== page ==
Facebook’s Revenue Future

There has been significant talk about Facebook’s revenue future.  Two weeks ago Facebook introduced gift cards consumers can use at retailers like Target and restaurants like Olive Garden (see here and here).

Facebook’s CFO, David Ebersman said during the quarterly earnings call in the same week that the long-term potential revenue will remain small for the immediate future. But the potential is interesting and that is where I want to focus for a few minutes.

Here is a screenshot I took from Facebook in December:

Facebook 2012

This screenshot was taken on December 23rd – just days before Christmas.  At this point, it was too late to order a gift online and have it shipped by Christmas.  If you wanted needed to buy a gift you had to go into the store, battling crowds, and hoping inventory was available. Or you could turn to gift cards. You could turn to online gift cards.  I would imagine well over 50 percent of gift cards are bought within two days of actually gifting the gift card.  And I wouldn’t be surprised if it was as high as 75 percent within a 24 hours of actually giving the present to the gift recipient.

An ad like this with the correct timing can become highly relevant. Add to that the behavior of Facebook’s installed base of users. Some 400M users access Facebook everyday. Facebook is also a major platform for birthday wishes, well wishes, and general positive reinforcements when someone is feeling down. I think lower denomination gift cards in the $5 to $10 range could grow into high volume transaction items on the Facebook platform – especially if timed and placed well.

The essential worry of Wall Street analysts and investors is that these streams of revenue will not materialize quickly enough and sufficiently enough before users inevitably move from Facebook to the next big thing.

I’ve talked a lot about curation in the past.  This is simply one form of curation. An extension of curation. Facebook is curating a user experience that (presumably) has relevancy to the end user.  There is significant digital ink spilled on the large volume of information Facebook knows about you.  But what they know about you also has a time component – and this receives little attention.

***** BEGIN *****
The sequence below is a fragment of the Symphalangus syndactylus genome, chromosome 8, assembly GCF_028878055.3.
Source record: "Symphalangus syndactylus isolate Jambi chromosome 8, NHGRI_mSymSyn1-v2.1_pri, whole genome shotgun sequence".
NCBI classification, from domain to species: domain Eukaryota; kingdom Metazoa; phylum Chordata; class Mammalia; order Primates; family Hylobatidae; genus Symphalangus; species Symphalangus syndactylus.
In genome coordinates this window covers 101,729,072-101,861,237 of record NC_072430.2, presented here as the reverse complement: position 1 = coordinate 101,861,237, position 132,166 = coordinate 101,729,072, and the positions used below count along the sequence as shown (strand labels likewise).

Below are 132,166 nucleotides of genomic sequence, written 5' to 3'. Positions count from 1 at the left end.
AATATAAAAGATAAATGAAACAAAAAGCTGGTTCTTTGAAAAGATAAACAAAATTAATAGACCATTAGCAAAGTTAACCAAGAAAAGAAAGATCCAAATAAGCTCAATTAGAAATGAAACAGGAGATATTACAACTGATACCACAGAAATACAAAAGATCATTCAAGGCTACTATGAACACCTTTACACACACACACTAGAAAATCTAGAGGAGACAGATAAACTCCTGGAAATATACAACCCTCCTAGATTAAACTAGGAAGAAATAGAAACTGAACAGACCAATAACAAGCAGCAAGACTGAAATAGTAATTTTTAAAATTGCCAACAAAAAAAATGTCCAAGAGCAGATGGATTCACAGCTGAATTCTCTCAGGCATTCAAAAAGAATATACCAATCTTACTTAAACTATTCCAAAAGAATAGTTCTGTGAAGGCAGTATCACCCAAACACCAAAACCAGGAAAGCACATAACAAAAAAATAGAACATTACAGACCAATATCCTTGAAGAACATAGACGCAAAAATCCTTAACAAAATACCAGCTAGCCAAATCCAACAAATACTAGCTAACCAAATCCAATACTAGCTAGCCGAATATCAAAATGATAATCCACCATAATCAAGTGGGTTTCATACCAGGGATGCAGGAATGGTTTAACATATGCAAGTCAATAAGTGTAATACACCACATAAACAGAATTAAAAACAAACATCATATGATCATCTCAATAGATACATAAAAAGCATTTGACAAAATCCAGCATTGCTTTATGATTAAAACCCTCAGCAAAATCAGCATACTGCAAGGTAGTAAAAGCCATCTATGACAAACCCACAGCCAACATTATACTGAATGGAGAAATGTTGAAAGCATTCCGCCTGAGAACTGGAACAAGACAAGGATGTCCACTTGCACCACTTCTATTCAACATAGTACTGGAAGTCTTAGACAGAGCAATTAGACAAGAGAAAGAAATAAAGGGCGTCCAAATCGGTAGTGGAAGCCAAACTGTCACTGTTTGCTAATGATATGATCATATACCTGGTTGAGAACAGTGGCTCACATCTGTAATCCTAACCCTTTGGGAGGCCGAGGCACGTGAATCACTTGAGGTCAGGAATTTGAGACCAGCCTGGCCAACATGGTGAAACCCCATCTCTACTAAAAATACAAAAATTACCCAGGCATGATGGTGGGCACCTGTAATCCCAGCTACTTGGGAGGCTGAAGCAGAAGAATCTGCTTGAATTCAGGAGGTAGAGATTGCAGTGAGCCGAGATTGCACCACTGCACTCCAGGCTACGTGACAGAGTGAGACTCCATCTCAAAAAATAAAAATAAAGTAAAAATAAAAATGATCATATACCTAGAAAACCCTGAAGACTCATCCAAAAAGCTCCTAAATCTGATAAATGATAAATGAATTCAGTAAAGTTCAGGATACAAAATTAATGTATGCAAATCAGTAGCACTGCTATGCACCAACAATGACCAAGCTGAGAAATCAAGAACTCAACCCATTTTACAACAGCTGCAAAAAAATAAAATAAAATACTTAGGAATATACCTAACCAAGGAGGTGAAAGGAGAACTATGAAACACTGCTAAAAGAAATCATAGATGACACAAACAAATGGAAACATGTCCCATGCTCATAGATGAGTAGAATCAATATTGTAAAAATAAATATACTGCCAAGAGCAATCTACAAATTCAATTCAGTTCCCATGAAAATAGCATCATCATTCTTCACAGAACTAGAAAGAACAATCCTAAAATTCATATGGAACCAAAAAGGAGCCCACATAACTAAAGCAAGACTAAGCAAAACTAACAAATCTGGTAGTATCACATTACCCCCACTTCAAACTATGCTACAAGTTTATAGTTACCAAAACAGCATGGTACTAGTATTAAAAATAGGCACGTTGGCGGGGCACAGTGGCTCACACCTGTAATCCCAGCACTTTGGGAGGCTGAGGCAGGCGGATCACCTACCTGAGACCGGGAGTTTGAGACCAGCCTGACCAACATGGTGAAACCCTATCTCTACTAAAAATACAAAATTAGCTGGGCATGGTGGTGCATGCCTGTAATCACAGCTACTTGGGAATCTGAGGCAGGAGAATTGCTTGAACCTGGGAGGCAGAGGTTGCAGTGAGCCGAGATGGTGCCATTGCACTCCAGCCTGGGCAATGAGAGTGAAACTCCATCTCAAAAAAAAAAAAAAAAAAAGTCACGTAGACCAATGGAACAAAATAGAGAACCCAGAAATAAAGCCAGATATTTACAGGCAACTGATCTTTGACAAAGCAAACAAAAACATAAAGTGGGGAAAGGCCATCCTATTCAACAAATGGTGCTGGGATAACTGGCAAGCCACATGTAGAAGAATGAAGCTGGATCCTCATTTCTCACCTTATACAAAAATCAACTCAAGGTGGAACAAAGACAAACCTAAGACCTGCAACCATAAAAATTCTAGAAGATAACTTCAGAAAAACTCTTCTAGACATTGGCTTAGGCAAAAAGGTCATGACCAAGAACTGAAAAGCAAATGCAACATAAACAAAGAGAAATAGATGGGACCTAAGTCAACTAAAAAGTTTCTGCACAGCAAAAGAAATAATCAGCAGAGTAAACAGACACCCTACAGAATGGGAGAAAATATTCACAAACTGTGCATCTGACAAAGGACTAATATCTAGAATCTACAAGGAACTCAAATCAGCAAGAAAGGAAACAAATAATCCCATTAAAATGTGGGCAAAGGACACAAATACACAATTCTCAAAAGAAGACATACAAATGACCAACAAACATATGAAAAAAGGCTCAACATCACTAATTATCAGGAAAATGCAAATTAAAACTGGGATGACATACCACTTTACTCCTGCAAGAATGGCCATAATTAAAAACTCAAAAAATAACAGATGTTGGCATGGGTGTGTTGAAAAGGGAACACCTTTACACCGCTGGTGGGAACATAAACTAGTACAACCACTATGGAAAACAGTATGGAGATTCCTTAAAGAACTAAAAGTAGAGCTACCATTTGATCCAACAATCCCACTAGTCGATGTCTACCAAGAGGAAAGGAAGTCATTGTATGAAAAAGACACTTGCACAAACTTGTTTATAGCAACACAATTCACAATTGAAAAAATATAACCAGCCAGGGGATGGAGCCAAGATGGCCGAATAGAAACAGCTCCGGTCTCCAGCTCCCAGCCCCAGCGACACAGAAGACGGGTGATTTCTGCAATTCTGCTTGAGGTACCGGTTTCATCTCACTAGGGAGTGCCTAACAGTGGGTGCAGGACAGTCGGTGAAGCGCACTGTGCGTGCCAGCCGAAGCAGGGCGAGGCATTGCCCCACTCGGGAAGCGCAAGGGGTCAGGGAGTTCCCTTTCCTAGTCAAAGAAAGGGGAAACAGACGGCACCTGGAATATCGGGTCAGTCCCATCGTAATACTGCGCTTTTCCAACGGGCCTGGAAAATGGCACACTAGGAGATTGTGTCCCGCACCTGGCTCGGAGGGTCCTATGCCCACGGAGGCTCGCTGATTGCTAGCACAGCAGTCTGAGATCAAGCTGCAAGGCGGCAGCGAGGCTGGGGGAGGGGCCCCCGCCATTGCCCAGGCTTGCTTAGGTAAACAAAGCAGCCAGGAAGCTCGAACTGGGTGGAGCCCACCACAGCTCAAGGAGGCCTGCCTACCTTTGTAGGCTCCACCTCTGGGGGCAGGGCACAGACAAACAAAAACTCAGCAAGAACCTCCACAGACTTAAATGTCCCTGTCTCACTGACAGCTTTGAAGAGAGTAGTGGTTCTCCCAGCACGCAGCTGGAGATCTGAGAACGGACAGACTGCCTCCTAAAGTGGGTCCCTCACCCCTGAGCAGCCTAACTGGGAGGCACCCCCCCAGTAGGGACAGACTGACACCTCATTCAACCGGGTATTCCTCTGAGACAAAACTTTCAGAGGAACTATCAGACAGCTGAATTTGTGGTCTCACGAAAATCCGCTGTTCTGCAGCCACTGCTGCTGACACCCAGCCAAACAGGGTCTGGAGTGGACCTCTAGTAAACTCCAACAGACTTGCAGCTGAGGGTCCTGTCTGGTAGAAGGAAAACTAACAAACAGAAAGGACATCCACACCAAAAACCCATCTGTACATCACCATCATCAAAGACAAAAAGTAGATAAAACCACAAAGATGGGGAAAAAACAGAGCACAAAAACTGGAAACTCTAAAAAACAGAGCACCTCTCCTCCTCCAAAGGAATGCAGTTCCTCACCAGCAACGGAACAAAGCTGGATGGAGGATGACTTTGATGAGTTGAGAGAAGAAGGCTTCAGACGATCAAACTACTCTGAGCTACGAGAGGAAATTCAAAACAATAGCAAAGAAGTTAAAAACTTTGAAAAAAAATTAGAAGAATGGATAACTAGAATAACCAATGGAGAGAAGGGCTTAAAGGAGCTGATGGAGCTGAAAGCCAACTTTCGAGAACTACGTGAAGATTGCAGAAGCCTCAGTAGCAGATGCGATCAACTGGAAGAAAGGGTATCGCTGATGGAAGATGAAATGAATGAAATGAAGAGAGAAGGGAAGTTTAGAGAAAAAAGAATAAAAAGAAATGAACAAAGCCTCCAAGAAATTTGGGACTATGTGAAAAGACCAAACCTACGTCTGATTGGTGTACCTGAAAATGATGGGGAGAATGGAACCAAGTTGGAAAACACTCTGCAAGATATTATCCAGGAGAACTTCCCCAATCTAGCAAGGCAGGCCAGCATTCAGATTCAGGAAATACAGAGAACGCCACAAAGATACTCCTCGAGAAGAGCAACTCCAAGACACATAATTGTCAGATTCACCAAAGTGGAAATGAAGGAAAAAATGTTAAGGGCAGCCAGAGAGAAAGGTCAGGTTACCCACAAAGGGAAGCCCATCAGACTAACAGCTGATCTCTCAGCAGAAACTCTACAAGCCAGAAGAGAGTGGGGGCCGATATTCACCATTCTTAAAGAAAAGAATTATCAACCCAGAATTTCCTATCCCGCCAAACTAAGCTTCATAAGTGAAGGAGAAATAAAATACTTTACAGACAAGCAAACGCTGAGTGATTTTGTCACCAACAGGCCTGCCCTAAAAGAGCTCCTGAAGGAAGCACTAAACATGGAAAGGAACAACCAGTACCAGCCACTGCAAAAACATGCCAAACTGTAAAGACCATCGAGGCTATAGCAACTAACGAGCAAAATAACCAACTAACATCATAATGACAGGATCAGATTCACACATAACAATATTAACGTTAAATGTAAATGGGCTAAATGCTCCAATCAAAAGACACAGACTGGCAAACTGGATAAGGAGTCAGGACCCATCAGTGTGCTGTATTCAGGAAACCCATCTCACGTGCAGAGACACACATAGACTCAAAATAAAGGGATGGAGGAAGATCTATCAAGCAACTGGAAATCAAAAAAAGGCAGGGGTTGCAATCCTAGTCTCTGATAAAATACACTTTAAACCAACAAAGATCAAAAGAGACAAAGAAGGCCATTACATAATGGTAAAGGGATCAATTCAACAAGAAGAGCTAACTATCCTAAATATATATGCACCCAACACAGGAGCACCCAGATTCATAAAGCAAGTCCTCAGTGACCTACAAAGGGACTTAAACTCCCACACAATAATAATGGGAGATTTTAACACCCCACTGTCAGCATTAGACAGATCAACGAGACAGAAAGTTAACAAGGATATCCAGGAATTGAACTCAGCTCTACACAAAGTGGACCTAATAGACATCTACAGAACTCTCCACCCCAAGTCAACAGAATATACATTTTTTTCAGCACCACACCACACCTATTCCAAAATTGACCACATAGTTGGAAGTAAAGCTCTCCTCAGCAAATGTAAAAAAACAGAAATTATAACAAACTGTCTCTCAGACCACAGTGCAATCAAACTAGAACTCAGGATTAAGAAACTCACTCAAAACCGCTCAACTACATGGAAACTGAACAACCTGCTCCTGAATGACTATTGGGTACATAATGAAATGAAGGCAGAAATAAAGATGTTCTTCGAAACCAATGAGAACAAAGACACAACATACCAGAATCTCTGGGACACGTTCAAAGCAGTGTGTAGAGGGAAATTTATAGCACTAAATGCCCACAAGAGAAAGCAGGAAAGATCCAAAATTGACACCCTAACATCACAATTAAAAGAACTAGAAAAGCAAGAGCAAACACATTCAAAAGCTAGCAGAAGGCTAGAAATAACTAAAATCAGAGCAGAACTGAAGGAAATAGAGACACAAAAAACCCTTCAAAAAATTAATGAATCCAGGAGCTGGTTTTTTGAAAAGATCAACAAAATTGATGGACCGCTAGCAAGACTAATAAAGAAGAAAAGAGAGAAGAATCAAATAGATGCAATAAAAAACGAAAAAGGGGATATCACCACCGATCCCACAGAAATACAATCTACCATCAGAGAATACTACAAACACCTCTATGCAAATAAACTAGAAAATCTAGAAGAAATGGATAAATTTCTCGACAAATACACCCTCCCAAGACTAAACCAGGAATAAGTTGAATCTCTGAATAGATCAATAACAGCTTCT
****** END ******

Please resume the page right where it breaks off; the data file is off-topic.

Approaching gift card sales as they did in the few days leading up to Christmas, Facebook is clearly seeking to take advantage of impulse purchase dynamics.  To date, e-commerce platforms like eBay and Amazon have been successful at being the online clearinghouse for impulse purchases. Arguably they’ve expanded these impulse purchases well beyond what was ever available in the store because of the ability to exponentially and infinitely expand the digital shelf space.

Take for example this screenshot taken from Amazon:amazon impulse purchase positioning This comes from the Amazon page for the Cuisinart DLC-105 Pro Classi 7-Cup Food Processor in White. I literally selected this page at random.  I typed in Cuisinart and picked one of the first Cuisinart food processors listed.  Almost every Amazon page is designed in this way. Below the initial item, you will find the item bundled with one or two other related (and popular) items.  Then you see a series of other items purchased by those who also bought the main item featured on the page.  In this case there are 11 pages of items consumers also purchased. In many ways this is equivalent to the checkout aisle of the brick and mortar store. Right before you finalize your purchase the retailer puts other things in front of you that you might also want.  In the case of digital retailing, the retailer knows a lot about you and also has essentially unlimited shelf space so they can put highly relevant and nearly unlimited choice before you.  Just like with Brick and Mortar stores, these  “impulse purchases” are designed to increase margin for the retailer.

Facebook has additional information not commonly available to other retailers – even other digital retailers.  Facebook knows two unique things.  They potentially know about the intended gift recipient and I think they’ll get even better at identifying the gift recipient. For events like birthdays, they also know the relevant timing. Presumably these two things will enable them to more effectively provide you timely and appropriate offers. Gift cards make sense, but they are just a start.

Facebook’s past is built upon a connection platform, but Facebook’s future will be defined by its ability to curate a meaningful and relevant experience. This experience could be a much larger and more involved retail experience than just gift cards.